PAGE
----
Jim Steinman, Composer Behind Meat Loaf’s ‘Bat Out of Hell’ and “Total Eclipse of the Heart,” Dead at 73

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Sad news for the rock world today, as Jim Steinman, the composer and producer best known for writing Meat Loaf’s Bat Out of Hell and the mega-ballad “Total Eclipse of the Heart,” has passed away. He was 73 years old.

Steinman’s death was initially announced by TMZ, who reported that he died Monday, April 19th. A medical emergency was called in from his home at 3:00am Sunday night for a male patient.

While a prolific recording artist himself, Steinman is best known for his work as a rock composer and producer, his songs bringing a uniquely huge, over-the-top quality inspired by his early years in musical theater.

Steinman’s biggest success is without question Meat Load’s 1977 debut album Bat Out of Hell, whose sweeping rock anthems like “Paradise By The Dashboard Light,” “Two Out of Three Ain’t Bad,” and the biker love epic “Bat Out of Hell” made the album an unparalleled success that has currently sold over 50 million copies worldwide. In a poetic twist, those songs eventually became the backbone of a musical named after the album.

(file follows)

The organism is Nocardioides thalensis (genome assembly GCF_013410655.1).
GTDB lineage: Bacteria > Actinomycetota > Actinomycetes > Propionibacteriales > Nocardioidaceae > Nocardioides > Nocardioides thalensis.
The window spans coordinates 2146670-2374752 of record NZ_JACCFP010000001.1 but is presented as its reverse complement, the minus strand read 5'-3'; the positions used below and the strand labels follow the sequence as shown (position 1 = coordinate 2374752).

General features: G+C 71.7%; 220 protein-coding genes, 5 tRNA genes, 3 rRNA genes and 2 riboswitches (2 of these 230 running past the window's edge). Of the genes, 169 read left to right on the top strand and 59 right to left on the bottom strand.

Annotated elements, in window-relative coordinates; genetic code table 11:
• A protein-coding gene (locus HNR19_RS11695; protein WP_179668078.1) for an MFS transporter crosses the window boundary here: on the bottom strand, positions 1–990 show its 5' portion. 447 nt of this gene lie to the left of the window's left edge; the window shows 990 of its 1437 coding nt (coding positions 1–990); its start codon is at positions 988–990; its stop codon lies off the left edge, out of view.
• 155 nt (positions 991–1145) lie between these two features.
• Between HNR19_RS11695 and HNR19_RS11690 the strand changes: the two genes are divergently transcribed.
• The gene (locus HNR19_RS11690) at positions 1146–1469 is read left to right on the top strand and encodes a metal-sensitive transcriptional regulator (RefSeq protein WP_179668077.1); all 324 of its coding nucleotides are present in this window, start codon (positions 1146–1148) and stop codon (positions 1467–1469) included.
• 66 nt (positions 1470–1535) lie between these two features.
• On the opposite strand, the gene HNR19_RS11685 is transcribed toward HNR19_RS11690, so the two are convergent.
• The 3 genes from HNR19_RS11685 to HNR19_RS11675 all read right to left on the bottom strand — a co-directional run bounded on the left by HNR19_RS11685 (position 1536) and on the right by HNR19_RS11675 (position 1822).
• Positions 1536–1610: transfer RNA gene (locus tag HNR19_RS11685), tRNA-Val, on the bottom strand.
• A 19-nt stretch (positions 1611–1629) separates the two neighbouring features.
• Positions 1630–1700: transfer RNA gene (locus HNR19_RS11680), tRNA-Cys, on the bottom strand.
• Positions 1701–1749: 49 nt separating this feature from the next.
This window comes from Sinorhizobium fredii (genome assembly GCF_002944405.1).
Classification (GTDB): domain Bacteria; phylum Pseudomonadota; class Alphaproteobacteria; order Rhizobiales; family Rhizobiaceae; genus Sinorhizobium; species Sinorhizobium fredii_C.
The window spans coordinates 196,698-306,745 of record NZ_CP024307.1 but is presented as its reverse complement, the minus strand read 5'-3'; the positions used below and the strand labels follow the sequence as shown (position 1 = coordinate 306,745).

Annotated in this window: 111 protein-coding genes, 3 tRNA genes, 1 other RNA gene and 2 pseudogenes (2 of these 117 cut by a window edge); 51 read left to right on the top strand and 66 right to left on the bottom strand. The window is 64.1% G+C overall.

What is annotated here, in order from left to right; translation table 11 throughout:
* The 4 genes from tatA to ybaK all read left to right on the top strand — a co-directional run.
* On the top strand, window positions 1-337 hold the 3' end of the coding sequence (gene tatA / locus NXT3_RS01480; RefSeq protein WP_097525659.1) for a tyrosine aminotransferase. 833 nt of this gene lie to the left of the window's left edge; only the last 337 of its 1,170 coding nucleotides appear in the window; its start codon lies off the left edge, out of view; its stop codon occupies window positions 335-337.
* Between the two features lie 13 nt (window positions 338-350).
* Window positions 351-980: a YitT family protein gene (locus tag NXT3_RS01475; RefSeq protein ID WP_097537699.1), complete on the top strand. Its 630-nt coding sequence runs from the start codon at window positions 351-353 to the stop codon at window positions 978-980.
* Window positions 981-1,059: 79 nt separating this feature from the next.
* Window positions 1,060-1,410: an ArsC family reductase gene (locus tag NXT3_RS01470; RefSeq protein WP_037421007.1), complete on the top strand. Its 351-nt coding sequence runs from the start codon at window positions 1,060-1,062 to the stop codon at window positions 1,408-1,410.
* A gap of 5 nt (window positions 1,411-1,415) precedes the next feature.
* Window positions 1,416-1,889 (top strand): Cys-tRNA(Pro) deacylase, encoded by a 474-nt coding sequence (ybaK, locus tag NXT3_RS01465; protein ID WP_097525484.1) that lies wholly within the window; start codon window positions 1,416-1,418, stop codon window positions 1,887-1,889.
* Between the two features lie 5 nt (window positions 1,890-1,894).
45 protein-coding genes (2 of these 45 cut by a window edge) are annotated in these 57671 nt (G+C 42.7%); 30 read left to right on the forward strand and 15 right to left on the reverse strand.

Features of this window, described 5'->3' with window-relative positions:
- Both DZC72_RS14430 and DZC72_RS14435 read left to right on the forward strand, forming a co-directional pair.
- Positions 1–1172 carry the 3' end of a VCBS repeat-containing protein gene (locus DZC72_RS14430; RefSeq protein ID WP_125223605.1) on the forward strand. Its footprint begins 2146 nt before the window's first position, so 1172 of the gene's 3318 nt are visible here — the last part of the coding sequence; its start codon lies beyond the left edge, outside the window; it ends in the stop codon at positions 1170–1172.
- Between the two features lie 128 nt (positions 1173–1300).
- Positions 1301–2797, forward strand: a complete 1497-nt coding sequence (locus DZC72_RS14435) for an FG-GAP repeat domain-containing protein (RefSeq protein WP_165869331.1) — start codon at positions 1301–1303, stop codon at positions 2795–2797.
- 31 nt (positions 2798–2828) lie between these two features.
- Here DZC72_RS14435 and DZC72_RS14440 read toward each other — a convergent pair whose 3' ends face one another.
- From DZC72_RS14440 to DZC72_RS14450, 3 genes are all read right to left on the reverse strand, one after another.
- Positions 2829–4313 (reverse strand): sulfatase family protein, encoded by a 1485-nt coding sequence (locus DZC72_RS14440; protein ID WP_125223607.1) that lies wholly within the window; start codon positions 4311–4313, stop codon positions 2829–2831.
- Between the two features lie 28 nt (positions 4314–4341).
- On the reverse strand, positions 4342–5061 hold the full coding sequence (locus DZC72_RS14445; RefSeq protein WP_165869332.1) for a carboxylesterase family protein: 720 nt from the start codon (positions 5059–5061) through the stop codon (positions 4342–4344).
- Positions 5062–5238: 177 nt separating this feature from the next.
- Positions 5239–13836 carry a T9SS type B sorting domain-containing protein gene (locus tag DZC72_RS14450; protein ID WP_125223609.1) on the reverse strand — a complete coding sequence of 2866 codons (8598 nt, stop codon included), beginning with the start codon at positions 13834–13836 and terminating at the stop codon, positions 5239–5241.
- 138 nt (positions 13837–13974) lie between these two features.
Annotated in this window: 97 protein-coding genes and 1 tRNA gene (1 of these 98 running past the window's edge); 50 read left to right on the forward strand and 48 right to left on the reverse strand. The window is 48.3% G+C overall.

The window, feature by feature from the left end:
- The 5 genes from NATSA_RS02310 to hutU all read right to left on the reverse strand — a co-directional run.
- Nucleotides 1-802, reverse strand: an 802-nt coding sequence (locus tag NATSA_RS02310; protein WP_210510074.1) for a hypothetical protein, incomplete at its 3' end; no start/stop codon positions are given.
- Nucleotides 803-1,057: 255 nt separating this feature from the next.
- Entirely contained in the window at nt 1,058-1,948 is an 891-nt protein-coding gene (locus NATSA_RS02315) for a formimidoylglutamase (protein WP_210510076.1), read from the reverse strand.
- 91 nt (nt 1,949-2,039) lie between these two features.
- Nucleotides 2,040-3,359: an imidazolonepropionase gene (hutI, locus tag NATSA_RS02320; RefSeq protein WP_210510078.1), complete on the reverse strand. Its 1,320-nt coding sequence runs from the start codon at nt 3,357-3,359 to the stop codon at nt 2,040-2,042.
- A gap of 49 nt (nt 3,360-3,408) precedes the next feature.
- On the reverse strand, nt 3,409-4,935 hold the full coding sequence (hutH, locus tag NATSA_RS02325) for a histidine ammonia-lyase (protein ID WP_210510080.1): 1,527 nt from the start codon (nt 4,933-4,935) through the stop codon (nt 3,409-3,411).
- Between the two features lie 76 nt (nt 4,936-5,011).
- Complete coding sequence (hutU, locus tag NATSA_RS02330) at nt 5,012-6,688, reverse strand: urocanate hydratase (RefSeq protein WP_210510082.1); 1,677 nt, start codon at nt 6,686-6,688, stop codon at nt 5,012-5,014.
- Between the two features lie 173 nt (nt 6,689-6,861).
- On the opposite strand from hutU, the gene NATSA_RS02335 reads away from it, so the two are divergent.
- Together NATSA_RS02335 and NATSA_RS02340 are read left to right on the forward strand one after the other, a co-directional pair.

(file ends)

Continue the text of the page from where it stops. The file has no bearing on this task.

However, a close second would have to be “Total Eclipse of the Heart,” a song Steinman originally wrote for a musical version of Nosferatu, but which was made famous by Welsh singer Bonnie Tyler. The track has been famously covered and parodied over the years, and ended up being used in the 1997 musical Dance of the Vampires, based on the Roman Polanski film of the same name (known in America as The Fearless Vampire Killers). Steinman also wrote Tyler’s other smash hit, “Holding Out for a Hero,” which is featured prominently in Shrek 2.

Other songs Steinman lent his talents to that readers might recognize are The Sisters of Mercy’s goth classic “This Corrosion,” which he produced, and Celine Dion’s “It’s All Coming Back To Me” (don’t act like you don’t love that song, poser).

Everyone at The Pit sends their heart out to Jim’s friends, families, fans and collaborators during this difficult time.


Words by Chris Krovatin